Agent-Based Modeling

Agent-Based Modeling

DOI: 10.4018/978-1-5225-1782-5.ch003
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Abstract

Agent based modeling is one of many tools, from the complexity sciences, available to investigate complex policy problems. Complexity science investigates the non-linear behavior of complex adaptive systems. Complex adaptive systems can be found across a broad spectrum of the natural and human created world. Examples of complex adaptive systems include various ecosystems, economic markets, immune response, and most importantly for this research, human social organization and competition / cooperation. The common thread among these types of systems is that they do not behave in a mechanistic way which has led to problems in utilizing traditional methods for studying them. Complex adaptive systems do not follow the Newtonian paradigm of systems that behave like a clock works whereby understanding the workings of each of the parts provides an understanding of the whole. By understanding the workings of the parts and a few external rules, predictions can be made about the behavior of the system as a whole under varying circumstances. Such systems are labeled deterministic (Zimmerman, Lindberg, & Plsek, 1998).
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Introduction

In 1998 the United Nations General Assembly stated in Resolution 52/167 on page one that they were:

Deeply concerned by the growing number of complex humanitarian emergencies, in particular armed conflicts and post-conflict situations, in the last few years, which have dramatically increased the loss of human lives, suffering of victims, flows of refugees and internally displaced persons, as well as material destruction, which disrupt the development efforts of countries affected, in particular those of developing countries.

Additionally in 1992, via resolution 46/182 the United Nations General Assembly adopted a series of Guiding Principles to strengthen the coordination of international humanitarian emergency assistance. Those principles state in part that:

The magnitude and duration of many emergencies may be beyond the response capacity of many affected countries. International cooperation to address emergency situations and to strengthen the response capacity of affected countries is thus of great importance. Such cooperation should be provided in accordance with international law and national laws. Intergovernmental and non-governmental organizations working impartially and with strictly humanitarian motives should continue to make a significant contribution in supplementing national efforts. … There is a clear relationship between emergency, rehabilitation and development. In order to ensure a smooth transition from relief to rehabilitation and development, emergency assistance should be provided in ways that will be supportive of recovery and long-term development. Thus, emergency measures should be seen as a step towards long-term development. (Annex, page 50)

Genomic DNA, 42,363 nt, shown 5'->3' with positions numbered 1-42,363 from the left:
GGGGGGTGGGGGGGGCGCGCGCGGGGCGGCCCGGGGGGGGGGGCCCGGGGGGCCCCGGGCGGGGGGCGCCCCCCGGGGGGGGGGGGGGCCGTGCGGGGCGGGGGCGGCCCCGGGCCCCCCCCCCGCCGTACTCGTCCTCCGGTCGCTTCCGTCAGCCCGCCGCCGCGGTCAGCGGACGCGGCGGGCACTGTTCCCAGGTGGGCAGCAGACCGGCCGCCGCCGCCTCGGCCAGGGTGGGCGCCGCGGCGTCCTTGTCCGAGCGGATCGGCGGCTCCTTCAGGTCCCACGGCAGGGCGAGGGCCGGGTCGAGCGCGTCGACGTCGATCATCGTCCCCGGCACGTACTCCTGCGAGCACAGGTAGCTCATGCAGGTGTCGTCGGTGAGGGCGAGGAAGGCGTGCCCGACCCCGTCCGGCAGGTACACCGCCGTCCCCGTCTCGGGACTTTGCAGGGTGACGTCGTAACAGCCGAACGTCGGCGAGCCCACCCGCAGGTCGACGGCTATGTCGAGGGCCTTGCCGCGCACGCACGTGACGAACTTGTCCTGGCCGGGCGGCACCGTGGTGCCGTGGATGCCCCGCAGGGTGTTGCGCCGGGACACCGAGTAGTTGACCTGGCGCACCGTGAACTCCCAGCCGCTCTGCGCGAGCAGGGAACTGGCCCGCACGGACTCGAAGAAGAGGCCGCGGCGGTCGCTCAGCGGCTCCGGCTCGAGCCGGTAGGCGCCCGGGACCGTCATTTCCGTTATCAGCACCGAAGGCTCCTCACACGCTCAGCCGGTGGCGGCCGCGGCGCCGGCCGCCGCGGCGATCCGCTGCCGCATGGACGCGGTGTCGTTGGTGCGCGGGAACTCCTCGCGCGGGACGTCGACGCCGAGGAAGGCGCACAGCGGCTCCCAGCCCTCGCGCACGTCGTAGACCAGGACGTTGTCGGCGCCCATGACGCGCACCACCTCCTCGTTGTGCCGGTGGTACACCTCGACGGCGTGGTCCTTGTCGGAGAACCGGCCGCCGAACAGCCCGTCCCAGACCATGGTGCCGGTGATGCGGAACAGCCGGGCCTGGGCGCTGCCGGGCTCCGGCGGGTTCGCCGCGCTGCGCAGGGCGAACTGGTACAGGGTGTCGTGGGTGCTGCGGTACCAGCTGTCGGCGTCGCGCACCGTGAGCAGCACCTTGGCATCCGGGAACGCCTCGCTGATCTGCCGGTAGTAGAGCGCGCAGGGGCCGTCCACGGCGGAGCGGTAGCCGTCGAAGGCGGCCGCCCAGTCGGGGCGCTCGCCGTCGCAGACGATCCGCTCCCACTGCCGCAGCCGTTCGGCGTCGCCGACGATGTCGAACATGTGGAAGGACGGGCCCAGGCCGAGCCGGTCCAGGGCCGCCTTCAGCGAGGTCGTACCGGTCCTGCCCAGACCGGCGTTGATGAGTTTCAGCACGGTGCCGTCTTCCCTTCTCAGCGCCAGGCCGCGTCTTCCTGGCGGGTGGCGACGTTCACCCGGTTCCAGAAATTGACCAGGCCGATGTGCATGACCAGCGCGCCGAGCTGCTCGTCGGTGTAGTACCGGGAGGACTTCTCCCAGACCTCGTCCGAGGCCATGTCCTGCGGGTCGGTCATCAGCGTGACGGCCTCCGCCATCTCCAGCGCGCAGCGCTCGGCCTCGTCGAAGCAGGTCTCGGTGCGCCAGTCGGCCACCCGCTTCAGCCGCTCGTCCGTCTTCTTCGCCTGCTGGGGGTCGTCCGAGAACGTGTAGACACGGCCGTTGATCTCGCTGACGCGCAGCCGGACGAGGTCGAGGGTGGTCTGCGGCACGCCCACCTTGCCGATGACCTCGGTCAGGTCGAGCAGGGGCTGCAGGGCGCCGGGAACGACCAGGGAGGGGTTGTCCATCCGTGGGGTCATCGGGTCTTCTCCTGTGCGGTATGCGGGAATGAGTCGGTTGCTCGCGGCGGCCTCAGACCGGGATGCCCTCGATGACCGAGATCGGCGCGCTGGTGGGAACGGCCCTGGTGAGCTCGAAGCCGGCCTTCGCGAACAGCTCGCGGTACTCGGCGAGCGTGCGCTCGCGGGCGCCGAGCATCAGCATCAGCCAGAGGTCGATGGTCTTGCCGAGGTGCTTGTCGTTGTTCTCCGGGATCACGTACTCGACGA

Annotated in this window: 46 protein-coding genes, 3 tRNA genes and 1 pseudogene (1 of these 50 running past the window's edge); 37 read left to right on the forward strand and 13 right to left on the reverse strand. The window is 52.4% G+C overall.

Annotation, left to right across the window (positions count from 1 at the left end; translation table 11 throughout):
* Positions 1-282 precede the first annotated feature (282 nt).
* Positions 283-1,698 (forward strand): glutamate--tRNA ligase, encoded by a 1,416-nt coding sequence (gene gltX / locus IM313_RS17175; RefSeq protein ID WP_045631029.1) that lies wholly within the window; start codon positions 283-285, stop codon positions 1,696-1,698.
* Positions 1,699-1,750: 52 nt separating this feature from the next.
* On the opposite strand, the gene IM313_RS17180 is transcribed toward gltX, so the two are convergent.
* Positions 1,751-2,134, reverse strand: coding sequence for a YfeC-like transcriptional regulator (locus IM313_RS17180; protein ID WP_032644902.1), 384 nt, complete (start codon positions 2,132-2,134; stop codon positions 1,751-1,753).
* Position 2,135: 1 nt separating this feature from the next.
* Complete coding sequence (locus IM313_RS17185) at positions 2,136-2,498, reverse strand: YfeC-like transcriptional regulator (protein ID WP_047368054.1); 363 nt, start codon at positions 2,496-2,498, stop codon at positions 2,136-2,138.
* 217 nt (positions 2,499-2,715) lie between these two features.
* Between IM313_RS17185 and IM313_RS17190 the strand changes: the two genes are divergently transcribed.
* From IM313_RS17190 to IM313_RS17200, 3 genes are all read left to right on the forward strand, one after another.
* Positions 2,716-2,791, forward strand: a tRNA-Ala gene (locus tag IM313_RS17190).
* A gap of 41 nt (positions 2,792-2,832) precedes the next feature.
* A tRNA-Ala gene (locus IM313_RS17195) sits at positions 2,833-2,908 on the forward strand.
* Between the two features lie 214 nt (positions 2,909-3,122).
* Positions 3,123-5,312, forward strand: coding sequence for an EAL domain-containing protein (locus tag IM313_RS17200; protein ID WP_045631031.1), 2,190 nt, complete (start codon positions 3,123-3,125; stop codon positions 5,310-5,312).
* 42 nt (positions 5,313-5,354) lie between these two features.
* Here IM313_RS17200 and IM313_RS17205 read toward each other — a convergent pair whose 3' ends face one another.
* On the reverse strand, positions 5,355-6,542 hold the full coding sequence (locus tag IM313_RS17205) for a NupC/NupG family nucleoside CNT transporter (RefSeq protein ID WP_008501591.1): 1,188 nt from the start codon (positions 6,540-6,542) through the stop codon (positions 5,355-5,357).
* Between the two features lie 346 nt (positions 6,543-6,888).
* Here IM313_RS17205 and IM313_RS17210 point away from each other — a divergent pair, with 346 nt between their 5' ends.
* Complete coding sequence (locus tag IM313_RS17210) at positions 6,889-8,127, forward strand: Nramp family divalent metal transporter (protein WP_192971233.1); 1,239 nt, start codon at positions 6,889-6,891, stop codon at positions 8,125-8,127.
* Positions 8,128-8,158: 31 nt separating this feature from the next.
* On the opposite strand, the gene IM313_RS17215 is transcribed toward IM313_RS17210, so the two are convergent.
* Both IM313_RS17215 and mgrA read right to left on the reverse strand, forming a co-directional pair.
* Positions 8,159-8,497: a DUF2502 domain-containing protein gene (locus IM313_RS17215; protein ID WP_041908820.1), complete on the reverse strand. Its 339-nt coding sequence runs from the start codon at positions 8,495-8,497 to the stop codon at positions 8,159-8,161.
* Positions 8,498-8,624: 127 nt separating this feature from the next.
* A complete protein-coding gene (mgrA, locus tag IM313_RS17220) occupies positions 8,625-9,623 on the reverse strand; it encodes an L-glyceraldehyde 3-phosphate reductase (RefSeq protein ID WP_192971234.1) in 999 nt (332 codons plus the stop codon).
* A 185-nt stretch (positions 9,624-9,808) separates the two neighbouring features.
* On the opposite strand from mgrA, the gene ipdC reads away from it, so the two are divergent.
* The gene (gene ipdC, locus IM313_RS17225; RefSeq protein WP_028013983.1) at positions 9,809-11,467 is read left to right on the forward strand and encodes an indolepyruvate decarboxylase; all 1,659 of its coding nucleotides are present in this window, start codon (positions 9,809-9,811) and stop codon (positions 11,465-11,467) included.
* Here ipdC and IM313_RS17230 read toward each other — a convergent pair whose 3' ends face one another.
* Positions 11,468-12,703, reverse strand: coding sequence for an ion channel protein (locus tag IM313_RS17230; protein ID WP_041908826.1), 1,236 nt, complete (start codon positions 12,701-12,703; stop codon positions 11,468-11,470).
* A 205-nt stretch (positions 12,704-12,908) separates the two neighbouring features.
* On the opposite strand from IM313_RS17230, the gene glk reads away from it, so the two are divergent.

Complex adaptive systems are different in that each of their parts follows an individualized set of rules that can vary as they interact within the larger system. There is no overarching set of rules governing the outcome – complex adaptive systems are non-deterministic. The non-deterministic, or stochastic, non-linear behavior of these complex adaptive systems can be extremely difficult to predict. Small variations in initial conditions can cause dramatic changes in outcomes. These variations become problematic to predict because their outcomes vary as the product of the system variables versus the sum of those variables. The problem as Holland (1995) describes it is that “It is much easier to use mathematics when systems have linear properties that we often expend considerable effort to justify an assumption of linearity” (p.15). Linear models have great difficulties predicting emergent behaviors. The difficulty is so great that the term “black swan” came into vogue thanks to Taleb’s (2007) bestselling book, The black swan: The impact of the highly improbable. It is precisely these types of events – 9/11, the 2008 financial crisis, the success of the iPod – that causes dramatic change; what Gersick (1991) describes as punctuated equilibrium. These types of events dramatically alter the systems in which they occur and they do not always change them for the better. None of the linear models would have predicted such events because they were caused by outlier variables. The point of agent based modeling and other similar tools for modeling non-linear behavior is to conduct thought experiments to gain insight into the possible; regardless of its probability.

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